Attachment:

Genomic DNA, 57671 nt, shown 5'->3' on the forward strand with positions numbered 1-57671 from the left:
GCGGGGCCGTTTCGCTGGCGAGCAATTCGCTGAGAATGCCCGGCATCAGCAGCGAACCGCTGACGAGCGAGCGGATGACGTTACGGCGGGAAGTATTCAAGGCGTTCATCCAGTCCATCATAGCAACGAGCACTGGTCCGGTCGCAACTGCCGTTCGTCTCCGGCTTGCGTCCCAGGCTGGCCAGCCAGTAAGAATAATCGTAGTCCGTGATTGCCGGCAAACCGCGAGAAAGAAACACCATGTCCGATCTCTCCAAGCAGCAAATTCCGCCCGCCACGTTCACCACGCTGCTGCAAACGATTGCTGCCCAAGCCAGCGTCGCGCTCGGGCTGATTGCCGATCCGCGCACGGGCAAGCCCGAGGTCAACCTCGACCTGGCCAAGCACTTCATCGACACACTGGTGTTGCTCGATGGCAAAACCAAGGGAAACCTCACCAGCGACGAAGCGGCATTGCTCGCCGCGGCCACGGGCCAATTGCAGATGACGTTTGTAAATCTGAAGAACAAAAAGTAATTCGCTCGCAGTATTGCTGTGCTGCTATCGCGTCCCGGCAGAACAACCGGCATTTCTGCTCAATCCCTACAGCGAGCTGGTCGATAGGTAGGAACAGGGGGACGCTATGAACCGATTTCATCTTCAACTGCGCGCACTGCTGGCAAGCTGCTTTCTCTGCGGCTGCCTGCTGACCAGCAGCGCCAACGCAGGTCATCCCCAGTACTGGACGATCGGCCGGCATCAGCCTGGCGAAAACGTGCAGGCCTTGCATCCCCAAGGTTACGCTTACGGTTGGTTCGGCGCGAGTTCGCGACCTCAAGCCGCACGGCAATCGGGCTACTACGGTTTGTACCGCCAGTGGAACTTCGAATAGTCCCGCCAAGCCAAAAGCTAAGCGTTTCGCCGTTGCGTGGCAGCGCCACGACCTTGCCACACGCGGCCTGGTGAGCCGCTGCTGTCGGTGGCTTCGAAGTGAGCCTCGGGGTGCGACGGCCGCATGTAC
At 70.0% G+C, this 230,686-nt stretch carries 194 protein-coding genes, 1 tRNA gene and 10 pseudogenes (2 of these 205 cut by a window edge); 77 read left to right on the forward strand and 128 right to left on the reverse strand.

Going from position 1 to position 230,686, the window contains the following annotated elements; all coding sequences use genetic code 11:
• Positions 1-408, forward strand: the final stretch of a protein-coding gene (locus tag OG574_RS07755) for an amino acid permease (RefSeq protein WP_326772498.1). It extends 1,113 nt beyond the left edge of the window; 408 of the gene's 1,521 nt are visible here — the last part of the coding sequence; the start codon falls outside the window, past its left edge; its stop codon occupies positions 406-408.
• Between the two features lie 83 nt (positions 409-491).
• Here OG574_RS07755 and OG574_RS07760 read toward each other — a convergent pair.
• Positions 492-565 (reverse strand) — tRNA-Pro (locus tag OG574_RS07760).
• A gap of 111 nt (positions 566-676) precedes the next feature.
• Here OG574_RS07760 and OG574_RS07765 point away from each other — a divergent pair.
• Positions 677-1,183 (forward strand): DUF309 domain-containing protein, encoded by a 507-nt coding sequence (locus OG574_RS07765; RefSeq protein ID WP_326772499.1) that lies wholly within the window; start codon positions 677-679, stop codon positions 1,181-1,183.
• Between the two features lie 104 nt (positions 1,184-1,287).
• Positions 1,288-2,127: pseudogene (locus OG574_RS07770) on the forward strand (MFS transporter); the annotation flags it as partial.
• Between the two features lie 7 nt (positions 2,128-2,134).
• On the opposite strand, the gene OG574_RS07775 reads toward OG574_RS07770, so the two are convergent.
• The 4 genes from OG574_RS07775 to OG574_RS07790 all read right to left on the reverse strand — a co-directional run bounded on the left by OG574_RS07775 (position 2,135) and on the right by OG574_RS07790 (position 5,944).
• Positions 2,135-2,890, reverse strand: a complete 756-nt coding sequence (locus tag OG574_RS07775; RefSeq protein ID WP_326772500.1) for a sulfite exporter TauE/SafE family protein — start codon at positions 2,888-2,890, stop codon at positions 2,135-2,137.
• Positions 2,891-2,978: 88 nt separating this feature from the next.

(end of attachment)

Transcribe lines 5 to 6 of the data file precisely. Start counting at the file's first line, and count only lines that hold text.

• Positions 1-408, forward strand: the final stretch of a protein-coding gene (locus tag OG574_RS07755) for an amino acid permease (RefSeq protein WP_326772498.1). It extends 1,113 nt beyond the left edge of the window; 408 of the gene's 1,521 nt are visible here — the last part of the coding sequence; the start codon falls outside the window, past its left edge; its stop codon occupies positions 406-408.
• Between the two features lie 83 nt (positions 409-491).